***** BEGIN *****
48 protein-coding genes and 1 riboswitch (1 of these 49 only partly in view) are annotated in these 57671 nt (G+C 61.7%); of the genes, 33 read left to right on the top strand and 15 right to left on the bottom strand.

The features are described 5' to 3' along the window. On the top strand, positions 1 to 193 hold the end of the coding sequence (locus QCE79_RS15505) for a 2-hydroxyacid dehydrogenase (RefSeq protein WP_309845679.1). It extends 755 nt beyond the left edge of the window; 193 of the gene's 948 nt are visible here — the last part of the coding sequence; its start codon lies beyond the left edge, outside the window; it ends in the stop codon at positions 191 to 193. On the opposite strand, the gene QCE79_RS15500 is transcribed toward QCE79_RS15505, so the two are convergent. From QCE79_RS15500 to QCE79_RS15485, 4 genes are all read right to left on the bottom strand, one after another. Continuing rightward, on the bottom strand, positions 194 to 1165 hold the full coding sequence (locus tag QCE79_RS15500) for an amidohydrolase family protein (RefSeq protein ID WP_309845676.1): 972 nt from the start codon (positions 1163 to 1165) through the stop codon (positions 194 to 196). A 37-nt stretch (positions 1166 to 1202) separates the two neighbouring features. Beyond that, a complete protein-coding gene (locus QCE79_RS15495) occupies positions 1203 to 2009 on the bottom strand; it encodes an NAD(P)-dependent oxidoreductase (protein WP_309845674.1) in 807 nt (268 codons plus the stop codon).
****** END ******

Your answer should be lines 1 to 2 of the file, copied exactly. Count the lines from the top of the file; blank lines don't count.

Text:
48 protein-coding genes and 1 riboswitch (1 of these 49 only partly in view) are annotated in these 57671 nt (G+C 61.7%); of the genes, 33 read left to right on the top strand and 15 right to left on the bottom strand.

The features are described 5' to 3' along the window. On the top strand, positions 1 to 193 hold the end of the coding sequence (locus QCE79_RS15505) for a 2-hydroxyacid dehydrogenase (RefSeq protein WP_309845679.1). It extends 755 nt beyond the left edge of the window; 193 of the gene's 948 nt are visible here — the last part of the coding sequence; its start codon lies beyond the left edge, outside the window; it ends in the stop codon at positions 191 to 193. On the opposite strand, the gene QCE79_RS15500 is transcribed toward QCE79_RS15505, so the two are convergent. From QCE79_RS15500 to QCE79_RS15485, 4 genes are all read right to left on the bottom strand, one after another. Continuing rightward, on the bottom strand, positions 194 to 1165 hold the full coding sequence (locus tag QCE79_RS15500) for an amidohydrolase family protein (RefSeq protein ID WP_309845676.1): 972 nt from the start codon (positions 1163 to 1165) through the stop codon (positions 194 to 196). A 37-nt stretch (positions 1166 to 1202) separates the two neighbouring features. Beyond that, a complete protein-coding gene (locus QCE79_RS15495) occupies positions 1203 to 2009 on the bottom strand; it encodes an NAD(P)-dependent oxidoreductase (protein WP_309845674.1) in 807 nt (268 codons plus the stop codon).